- Transforming Tales: Rewriting Metamorphosis in Medieval French Literature by Miranda Griffin
The title of Miranda Griffin’s study of transformation in medieval French literature is misleading—not that she does not deal with French medieval literature and the moralized adaptation of Ovid’s Metamorphosis. Her book certainly does this with great acumen. However, she goes much further. Her book is a dense, complex, and enlightening theoretical study about the significance of transformation for writing, identity formation, gender relations, and philosophy.
Griffin’s book focuses primarily on how the fourteenth-century Ovide moralisé influenced in one way or another a number of fascinating medieval narratives that involve aspects of metamorphosis. Her book is composed of six chapters, each exploring various texts that are related to physical and metaphysical transformation. In Chapter 1 she argues that the anonymously written Ovide moralisé provides a means for understanding the truths of Christian history and doctrine. In Chapter 2 her primary interest is in one tale, “Narcissus and Echo,” because it sheds light on poetic production in French poetry in the Middle Ages and how voice became a figure for the impossible object of desire. Chapter 3, “The Beast Without,” and Chapter 4, “Sex and the Serpent,” are separate gender studies of the transformations between human and animal, and here Griffin applies the theories of Jacques Derrida and Giorgio Agamben to grasp why the animal is always outside in certain tales and supports human [End Page 439] identity. The narratives she analyzes in Chapter 3 are thirteenth-century werewolf tales or lais, “Bisclarvet,” “Melion,” “Guillaume de Palerne,” and an episode from the romance cycle, Perceforest. In Chapter 4 she uses the work of Julia Kristeva and Judith Butler to understand the connection between the feminine and the serpent. Chapter 5 is dedicated to Merlin, whom Griffin considers “synonymous with transformation and hybridity throughout the Arthurian texts and cycles” in the thirteenth and fourteenth centuries (28). In her conclusion, “The Stuff That Dreams Are Made On,” Griffin discusses Morpheus as a key figure in visual art that has inspired literary creativity that can only be understood if we appreciate how transformation is central to the way we live our lives and deliberate on our lives.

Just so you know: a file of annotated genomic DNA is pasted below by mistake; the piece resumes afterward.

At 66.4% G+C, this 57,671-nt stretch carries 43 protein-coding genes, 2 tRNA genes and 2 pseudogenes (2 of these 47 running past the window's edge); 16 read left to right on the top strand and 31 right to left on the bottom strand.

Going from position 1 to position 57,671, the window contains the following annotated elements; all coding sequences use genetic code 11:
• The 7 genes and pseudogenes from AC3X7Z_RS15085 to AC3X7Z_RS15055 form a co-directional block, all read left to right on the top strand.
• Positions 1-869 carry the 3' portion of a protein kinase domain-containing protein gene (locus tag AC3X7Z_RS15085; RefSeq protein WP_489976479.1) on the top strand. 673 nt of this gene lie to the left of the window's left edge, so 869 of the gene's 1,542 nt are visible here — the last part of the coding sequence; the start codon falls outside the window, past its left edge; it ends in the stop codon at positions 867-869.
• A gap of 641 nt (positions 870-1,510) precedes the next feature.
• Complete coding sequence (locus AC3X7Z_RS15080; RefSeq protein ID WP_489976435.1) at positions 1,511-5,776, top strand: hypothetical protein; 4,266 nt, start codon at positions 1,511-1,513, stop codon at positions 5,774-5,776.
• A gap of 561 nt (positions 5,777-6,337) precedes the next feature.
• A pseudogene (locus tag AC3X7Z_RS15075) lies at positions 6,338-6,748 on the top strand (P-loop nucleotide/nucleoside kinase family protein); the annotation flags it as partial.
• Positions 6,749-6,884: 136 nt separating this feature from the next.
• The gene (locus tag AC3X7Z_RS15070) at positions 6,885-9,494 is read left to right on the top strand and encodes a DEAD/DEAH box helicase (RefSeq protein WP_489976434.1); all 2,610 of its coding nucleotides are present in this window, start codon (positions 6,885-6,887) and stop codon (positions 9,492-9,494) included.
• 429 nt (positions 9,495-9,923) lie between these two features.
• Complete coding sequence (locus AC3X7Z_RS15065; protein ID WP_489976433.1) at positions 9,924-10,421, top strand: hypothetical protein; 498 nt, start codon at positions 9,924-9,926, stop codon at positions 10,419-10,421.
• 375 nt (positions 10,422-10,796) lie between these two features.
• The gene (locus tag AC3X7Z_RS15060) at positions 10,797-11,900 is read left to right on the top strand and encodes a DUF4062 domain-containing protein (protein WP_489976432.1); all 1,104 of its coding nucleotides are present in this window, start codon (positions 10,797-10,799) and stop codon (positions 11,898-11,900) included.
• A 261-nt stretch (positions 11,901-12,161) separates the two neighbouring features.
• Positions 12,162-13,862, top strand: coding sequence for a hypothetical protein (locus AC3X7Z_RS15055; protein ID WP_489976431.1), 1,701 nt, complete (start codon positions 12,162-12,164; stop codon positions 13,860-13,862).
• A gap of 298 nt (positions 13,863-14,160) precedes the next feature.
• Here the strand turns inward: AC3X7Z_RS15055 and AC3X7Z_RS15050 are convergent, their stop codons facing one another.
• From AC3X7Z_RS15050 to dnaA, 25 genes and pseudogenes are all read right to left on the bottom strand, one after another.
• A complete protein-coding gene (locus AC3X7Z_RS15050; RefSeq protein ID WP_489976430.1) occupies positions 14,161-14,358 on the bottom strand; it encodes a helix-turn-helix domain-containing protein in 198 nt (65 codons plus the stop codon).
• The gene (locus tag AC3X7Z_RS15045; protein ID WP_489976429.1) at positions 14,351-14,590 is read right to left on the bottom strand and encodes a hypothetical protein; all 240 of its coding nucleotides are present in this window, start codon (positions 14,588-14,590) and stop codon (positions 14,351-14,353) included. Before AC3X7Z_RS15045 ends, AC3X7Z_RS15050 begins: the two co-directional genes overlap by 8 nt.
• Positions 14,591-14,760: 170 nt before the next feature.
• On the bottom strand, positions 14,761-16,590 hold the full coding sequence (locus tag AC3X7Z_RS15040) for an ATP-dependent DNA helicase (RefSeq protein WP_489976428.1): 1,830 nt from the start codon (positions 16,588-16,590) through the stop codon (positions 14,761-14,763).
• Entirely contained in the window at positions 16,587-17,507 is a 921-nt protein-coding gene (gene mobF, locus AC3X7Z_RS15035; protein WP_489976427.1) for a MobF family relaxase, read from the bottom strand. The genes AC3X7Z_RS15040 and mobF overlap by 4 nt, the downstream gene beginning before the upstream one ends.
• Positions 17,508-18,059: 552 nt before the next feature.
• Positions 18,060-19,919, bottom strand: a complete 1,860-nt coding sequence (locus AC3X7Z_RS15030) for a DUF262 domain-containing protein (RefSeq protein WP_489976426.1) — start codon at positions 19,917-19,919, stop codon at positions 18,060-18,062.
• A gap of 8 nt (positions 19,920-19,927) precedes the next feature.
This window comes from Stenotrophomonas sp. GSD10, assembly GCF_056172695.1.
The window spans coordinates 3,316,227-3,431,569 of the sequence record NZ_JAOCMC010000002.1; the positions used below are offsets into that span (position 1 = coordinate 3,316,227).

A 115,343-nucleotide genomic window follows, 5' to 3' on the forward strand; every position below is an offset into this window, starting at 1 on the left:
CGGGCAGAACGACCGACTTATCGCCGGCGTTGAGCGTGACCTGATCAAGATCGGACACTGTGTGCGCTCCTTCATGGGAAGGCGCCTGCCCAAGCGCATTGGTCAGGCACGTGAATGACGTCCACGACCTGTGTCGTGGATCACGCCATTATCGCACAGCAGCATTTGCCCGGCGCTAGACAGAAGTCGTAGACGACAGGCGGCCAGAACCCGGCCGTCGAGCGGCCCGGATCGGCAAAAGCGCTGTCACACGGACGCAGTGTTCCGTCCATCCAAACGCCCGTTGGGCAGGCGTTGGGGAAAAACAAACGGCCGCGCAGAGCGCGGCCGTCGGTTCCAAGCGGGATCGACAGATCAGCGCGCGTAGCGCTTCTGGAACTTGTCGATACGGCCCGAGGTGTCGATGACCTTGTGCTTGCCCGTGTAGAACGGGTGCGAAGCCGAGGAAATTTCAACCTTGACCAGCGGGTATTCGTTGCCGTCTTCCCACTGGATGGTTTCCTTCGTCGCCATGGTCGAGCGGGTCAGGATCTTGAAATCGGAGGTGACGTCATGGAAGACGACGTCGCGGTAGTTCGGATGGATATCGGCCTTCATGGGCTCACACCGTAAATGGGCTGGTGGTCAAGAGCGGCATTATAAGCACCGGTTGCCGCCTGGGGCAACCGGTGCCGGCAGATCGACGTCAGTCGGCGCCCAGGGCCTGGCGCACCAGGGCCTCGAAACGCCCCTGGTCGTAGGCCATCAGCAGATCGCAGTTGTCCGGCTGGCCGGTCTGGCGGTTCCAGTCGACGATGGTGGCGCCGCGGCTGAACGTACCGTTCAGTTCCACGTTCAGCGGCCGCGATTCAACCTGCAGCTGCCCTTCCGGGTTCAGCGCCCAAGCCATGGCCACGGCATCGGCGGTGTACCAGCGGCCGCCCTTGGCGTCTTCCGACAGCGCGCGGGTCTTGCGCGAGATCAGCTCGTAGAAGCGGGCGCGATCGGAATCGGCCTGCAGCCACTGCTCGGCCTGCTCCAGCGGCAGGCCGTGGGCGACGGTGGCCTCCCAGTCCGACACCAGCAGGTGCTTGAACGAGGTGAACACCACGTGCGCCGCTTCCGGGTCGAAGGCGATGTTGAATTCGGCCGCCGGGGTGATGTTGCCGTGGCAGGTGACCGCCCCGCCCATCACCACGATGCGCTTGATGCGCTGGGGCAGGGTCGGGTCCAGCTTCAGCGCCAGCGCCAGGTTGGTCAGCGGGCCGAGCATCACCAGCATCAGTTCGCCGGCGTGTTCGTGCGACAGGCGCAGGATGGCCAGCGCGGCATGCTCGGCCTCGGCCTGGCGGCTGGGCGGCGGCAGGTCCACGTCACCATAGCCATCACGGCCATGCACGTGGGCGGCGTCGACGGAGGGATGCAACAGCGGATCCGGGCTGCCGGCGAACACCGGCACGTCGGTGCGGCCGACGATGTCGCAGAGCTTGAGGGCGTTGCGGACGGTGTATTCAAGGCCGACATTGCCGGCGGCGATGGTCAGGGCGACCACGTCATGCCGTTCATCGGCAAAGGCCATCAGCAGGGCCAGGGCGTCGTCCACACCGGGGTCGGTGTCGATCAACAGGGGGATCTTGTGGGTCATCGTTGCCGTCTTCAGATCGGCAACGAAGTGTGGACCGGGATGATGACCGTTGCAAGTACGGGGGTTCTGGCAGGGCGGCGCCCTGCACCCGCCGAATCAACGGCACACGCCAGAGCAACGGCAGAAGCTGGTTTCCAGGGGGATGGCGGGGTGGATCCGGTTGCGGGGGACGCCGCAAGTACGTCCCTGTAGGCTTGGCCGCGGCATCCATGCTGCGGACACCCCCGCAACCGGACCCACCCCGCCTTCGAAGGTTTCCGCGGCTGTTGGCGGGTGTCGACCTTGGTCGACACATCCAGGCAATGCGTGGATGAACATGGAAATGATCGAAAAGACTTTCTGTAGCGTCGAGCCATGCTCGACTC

Although Griffin is meticulous in analyzing the specific elements of French medieval texts that emphasize an unusual concern with bodily and spiritual transformation, her particular explication of the texts must be understood as part of a larger conceptual and philosophical concern. Throughout the chapters in which she examines linguistic and philological elements pertaining to notions of metamorphosis, Griffin deftly interweaves the ideas and concepts of such French thinkers as Lacan, Derrida, and Kristeva as well as notions of the American Butler and the Italian Agamben to stress the relevance of medieval literature to our present modern thinking. As she states toward the end of her book, “It is via the effort, the attempt to visualize a human body becoming a plant or an animal or another human, and the attendant emotions, be those shock, enjoyment, fear, revulsion, or wonder, that the medieval and modern reader is prompted to think through his or her relation to embodiment and narrative. Our bodies and the stories we tell about ourselves are bound up with one another; this is the way in which both cultural and individual identity is created” (214).
Although Griffin does not directly address the significance of transformation in fairy tales, many of the works she discusses can be considered fairy tales or works that inspired fairy tales, and consequently her book is food for thought. There is a profound belief in magic and transformation that lies at the root of all folktales and fairy tales and how they have changed throughout the centuries. Griffin’s book makes a valuable contribution to our understanding of an ancient epoch of storytelling that still touches us today. [End Page 440]
Jack Zipes is professor emeritus of German and comparative literature at the University of Minnesota. Recent publications include The Golden Age of...